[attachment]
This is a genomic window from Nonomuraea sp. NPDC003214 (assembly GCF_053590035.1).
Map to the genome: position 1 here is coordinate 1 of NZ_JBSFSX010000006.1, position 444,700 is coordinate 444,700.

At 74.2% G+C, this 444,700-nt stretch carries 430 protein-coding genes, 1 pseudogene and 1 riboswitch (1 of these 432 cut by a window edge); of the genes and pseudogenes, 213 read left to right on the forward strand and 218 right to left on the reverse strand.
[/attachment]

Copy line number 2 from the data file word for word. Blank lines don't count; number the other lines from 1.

Map to the genome: position 1 here is coordinate 1 of NZ_JBSFSX010000006.1, position 444,700 is coordinate 444,700.